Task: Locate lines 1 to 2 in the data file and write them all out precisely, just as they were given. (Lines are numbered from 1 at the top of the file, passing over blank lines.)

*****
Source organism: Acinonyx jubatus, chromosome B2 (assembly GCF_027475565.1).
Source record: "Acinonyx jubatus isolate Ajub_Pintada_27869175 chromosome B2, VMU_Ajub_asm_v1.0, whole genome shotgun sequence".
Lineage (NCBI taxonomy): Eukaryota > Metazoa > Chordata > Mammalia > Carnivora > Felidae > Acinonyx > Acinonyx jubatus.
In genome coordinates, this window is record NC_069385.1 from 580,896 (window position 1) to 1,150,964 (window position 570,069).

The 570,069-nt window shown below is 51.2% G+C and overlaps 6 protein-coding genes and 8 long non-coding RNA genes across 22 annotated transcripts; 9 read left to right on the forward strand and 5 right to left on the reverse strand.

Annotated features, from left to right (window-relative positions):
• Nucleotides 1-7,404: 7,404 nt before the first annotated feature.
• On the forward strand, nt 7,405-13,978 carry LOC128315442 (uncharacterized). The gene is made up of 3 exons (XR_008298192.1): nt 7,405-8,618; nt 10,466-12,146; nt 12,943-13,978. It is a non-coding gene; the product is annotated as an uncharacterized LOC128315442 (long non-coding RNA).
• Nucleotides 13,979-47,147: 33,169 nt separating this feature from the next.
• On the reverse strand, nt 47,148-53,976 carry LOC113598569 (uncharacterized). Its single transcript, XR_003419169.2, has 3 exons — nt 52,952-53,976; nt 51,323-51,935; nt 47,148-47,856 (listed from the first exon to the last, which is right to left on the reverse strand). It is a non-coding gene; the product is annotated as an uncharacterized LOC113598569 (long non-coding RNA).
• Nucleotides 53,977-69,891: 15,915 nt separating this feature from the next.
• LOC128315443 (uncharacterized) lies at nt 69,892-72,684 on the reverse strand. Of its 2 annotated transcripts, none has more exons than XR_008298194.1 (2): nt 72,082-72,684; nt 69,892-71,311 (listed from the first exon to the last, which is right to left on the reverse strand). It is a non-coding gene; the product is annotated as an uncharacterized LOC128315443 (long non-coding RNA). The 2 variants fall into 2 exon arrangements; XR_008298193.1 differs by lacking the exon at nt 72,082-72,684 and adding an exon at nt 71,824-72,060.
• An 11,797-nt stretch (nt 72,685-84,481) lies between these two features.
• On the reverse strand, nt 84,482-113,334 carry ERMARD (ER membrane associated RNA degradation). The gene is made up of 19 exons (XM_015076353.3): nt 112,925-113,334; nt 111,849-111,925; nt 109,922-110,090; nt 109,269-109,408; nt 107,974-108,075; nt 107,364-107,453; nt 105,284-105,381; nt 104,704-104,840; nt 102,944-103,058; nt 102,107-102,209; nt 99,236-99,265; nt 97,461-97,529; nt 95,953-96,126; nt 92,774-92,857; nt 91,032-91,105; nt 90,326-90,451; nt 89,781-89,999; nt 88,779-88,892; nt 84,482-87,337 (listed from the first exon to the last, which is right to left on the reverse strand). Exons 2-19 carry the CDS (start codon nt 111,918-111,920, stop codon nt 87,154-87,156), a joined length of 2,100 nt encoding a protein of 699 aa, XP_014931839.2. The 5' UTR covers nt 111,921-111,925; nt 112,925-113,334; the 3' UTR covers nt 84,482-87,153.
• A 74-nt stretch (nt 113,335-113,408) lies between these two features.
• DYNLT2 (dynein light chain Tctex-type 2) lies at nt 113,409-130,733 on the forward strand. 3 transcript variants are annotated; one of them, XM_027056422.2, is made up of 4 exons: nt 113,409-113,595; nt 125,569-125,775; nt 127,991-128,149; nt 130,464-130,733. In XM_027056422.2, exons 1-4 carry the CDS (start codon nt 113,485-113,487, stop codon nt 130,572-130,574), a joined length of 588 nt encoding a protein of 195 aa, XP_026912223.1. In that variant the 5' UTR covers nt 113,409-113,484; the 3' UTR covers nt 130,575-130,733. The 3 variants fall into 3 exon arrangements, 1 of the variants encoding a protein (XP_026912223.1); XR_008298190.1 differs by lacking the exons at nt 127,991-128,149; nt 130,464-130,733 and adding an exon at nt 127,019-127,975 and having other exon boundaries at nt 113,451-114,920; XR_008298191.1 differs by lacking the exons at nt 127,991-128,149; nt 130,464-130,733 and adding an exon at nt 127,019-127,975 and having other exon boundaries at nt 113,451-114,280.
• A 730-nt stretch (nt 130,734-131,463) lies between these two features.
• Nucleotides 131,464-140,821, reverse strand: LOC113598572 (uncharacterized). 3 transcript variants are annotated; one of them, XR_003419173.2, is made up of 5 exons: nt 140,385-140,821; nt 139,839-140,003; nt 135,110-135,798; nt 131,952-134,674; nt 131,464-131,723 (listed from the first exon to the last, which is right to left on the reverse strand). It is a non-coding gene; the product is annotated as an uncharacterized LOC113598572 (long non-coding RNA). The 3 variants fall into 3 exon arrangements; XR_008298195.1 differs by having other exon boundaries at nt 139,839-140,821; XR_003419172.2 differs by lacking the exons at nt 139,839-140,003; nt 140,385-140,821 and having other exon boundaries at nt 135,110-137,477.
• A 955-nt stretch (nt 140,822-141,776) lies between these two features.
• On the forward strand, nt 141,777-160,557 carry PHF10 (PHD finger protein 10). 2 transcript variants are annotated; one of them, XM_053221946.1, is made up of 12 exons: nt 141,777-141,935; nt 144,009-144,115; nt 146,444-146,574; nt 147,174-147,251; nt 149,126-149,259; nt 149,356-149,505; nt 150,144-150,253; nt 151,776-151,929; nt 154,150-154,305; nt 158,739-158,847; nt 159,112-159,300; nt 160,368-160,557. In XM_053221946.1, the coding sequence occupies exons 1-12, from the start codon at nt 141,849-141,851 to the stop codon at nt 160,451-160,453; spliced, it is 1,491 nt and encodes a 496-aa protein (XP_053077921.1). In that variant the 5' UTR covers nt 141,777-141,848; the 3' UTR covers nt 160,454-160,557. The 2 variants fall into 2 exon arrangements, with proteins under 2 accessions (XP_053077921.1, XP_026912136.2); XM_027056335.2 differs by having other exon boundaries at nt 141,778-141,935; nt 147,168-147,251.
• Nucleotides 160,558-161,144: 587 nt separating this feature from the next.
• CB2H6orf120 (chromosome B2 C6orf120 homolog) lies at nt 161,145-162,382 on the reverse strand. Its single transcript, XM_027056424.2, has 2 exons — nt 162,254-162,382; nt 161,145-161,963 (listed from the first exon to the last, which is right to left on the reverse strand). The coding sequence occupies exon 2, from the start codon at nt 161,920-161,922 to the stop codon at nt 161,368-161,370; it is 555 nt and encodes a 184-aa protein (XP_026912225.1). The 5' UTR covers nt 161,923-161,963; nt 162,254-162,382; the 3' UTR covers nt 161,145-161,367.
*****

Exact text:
Source organism: Acinonyx jubatus, chromosome B2 (assembly GCF_027475565.1).
Source record: "Acinonyx jubatus isolate Ajub_Pintada_27869175 chromosome B2, VMU_Ajub_asm_v1.0, whole genome shotgun sequence".